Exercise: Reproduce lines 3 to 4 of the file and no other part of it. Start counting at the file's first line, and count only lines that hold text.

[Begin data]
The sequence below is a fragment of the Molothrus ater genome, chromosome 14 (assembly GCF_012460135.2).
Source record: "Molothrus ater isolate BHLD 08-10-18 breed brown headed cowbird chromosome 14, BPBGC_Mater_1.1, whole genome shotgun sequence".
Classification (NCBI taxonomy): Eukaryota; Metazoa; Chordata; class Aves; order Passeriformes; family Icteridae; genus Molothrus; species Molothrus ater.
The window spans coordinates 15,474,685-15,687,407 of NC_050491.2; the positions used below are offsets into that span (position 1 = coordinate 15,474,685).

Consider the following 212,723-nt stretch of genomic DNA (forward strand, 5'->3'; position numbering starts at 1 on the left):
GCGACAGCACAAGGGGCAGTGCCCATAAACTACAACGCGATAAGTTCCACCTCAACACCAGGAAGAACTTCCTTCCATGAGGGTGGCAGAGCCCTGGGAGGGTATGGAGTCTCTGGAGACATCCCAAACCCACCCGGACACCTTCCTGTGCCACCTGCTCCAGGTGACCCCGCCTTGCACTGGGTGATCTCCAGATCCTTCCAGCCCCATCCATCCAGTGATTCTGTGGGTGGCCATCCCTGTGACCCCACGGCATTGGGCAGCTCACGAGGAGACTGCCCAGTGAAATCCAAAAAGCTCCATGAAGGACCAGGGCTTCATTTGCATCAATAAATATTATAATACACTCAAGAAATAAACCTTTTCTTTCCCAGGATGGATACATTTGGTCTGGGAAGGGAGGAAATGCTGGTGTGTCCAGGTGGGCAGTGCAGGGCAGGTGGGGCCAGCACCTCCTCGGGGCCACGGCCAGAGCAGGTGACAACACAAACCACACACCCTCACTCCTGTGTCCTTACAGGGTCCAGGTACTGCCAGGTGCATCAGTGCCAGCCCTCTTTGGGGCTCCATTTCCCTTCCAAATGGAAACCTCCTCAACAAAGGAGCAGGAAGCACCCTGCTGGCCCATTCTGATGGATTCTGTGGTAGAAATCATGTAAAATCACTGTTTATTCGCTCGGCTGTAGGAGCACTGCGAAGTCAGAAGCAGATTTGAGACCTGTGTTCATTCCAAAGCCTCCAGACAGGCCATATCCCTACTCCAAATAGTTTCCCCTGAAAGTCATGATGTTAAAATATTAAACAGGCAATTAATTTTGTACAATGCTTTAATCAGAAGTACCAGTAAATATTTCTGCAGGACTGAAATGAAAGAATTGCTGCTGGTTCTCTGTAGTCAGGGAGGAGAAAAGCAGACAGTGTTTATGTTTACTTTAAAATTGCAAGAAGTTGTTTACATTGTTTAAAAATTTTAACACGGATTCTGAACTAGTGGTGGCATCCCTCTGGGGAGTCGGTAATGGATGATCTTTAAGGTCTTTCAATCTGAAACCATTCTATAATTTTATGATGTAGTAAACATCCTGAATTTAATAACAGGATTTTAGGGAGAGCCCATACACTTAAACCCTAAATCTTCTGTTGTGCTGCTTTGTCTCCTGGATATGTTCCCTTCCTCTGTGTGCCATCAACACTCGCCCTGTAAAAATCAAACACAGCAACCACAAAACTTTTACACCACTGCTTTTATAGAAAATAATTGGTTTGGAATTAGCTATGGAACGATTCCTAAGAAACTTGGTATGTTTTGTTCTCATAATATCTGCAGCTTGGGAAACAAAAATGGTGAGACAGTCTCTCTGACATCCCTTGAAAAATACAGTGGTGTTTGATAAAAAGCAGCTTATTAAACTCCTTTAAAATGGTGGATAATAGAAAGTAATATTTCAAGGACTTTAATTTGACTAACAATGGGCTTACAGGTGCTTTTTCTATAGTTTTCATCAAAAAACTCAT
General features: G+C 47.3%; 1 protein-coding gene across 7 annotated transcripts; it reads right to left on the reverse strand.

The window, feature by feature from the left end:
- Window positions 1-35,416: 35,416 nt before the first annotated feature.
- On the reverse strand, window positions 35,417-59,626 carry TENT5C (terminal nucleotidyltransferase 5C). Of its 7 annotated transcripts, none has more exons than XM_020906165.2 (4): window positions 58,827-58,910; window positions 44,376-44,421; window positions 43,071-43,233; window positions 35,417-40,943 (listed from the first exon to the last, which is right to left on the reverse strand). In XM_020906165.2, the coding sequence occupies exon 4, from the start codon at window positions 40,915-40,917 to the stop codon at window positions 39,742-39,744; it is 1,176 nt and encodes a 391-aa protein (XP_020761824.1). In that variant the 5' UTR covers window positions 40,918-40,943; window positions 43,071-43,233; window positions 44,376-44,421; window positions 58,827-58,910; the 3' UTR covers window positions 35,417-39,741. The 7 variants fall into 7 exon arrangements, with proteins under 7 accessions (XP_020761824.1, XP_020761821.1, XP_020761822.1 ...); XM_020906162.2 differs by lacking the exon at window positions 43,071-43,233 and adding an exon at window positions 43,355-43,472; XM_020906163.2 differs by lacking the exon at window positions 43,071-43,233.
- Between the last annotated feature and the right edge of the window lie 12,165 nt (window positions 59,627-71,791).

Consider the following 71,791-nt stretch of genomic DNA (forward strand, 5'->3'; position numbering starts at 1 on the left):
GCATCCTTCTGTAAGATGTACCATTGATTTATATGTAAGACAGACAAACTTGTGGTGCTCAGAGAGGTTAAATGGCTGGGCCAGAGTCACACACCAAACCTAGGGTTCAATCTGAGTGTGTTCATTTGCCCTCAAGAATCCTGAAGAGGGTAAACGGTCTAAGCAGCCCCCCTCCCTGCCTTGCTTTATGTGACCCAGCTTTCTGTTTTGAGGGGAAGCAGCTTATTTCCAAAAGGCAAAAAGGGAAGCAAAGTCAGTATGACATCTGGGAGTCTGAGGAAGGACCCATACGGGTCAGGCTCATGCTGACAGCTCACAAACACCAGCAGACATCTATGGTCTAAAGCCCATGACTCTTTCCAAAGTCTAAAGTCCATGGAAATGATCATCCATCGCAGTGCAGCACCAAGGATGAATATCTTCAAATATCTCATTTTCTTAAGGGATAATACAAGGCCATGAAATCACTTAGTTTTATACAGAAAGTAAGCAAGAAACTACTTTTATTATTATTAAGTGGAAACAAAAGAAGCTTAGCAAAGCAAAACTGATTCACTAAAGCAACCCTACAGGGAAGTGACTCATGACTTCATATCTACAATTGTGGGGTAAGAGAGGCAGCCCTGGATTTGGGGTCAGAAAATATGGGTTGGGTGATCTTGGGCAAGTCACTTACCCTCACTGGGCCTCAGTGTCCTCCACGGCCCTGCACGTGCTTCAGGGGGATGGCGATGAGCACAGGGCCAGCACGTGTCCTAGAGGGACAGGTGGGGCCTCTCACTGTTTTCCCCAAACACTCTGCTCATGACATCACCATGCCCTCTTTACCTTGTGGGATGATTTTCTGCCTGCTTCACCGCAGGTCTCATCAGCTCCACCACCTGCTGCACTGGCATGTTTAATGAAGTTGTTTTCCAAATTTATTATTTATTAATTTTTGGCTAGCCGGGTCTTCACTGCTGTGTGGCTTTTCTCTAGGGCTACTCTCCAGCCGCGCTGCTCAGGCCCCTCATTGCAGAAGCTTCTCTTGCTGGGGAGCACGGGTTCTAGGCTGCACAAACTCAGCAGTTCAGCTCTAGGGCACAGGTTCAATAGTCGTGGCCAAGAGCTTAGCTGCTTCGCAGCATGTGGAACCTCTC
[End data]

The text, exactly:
Classification (NCBI taxonomy): Eukaryota; Metazoa; Chordata; class Aves; order Passeriformes; family Icteridae; genus Molothrus; species Molothrus ater.
The window spans coordinates 15,474,685-15,687,407 of NC_050491.2; the positions used below are offsets into that span (position 1 = coordinate 15,474,685).